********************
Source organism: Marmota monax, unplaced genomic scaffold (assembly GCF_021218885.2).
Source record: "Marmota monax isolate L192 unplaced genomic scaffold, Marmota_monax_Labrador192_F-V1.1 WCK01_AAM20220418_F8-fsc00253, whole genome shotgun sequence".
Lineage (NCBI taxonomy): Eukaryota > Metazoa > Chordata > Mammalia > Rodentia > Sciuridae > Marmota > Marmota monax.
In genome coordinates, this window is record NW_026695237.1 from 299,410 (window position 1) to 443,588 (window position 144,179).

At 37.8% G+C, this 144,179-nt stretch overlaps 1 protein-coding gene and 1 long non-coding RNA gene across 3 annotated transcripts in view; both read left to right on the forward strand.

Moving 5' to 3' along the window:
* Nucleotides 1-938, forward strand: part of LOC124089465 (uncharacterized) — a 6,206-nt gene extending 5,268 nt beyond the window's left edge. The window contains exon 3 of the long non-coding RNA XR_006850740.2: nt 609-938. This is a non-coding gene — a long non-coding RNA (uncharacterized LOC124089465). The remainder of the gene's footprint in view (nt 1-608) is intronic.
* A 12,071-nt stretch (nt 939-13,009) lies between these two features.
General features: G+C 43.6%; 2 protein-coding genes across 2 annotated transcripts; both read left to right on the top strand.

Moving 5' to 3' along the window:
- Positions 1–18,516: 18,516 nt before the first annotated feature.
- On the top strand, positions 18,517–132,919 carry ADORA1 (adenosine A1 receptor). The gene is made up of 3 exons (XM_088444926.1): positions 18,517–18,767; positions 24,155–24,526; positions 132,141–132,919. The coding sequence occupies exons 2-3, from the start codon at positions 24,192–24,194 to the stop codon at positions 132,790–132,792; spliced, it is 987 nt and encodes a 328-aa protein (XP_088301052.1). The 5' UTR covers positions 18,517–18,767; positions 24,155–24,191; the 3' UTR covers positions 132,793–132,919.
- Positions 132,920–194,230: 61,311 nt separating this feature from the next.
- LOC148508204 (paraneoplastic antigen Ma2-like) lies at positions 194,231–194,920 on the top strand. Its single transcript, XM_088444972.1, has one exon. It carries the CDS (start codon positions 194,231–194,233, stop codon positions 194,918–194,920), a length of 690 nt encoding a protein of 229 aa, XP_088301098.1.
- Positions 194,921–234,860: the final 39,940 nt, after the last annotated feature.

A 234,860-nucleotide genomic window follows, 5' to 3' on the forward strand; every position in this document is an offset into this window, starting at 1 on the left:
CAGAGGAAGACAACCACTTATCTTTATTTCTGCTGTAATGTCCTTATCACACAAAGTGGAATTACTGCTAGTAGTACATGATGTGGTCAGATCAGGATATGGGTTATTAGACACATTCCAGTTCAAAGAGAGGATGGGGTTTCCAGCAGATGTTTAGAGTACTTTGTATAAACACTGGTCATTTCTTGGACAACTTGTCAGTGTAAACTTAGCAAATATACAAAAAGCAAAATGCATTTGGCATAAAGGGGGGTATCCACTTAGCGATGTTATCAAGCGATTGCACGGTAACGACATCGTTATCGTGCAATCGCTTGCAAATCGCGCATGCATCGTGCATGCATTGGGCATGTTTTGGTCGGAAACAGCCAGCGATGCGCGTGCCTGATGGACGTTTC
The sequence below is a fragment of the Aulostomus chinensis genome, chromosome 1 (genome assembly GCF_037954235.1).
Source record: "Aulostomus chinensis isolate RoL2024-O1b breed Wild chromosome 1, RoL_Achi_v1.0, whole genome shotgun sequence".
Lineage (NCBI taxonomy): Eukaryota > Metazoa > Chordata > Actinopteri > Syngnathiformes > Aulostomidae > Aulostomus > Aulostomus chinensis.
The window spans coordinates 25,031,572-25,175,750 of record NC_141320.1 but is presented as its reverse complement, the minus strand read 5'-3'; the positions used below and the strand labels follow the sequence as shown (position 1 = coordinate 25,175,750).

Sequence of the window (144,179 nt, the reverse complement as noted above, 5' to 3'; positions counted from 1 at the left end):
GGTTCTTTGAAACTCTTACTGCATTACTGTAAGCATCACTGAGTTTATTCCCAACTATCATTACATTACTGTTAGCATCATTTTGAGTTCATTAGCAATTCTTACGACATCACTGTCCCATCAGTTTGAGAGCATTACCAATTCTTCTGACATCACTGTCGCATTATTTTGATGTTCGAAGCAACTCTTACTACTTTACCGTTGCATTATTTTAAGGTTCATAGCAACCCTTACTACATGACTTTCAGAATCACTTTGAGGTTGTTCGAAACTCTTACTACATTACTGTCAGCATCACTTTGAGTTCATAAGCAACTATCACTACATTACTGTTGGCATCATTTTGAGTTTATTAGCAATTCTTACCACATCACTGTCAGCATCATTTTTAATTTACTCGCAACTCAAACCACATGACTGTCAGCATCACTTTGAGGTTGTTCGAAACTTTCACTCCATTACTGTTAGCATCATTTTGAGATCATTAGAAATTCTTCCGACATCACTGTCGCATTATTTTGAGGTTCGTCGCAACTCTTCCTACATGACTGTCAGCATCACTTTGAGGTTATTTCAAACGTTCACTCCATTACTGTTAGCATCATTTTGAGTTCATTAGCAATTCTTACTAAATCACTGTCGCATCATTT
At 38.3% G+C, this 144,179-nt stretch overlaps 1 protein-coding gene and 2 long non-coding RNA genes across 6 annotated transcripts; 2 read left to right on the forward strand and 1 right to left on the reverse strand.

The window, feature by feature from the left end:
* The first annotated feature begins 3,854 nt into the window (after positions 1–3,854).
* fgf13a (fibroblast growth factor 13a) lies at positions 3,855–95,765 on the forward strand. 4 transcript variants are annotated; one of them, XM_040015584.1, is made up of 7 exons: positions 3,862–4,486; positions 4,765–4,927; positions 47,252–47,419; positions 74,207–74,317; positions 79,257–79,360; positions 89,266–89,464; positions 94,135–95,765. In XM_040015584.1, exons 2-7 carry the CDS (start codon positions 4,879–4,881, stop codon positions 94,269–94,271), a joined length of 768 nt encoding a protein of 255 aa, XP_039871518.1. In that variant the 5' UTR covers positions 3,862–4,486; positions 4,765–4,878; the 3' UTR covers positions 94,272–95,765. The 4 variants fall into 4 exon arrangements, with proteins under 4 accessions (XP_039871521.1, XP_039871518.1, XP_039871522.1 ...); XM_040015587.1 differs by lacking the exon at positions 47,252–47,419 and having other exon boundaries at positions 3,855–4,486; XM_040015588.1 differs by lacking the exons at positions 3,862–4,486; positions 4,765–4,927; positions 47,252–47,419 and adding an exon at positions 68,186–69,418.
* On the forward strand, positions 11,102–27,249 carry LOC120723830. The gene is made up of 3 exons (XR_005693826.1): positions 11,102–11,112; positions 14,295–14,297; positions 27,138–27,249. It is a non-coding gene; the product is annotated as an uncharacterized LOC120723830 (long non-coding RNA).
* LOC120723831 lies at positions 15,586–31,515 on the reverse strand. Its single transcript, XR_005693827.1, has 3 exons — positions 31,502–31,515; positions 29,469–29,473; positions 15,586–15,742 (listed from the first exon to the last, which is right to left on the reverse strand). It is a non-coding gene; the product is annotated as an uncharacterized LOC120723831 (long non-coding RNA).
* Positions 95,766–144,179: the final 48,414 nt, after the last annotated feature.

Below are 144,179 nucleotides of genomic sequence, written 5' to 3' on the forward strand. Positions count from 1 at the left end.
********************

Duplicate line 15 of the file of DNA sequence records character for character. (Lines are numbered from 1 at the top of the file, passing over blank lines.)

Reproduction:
- Positions 194,921–234,860: the final 39,940 nt, after the last annotated feature.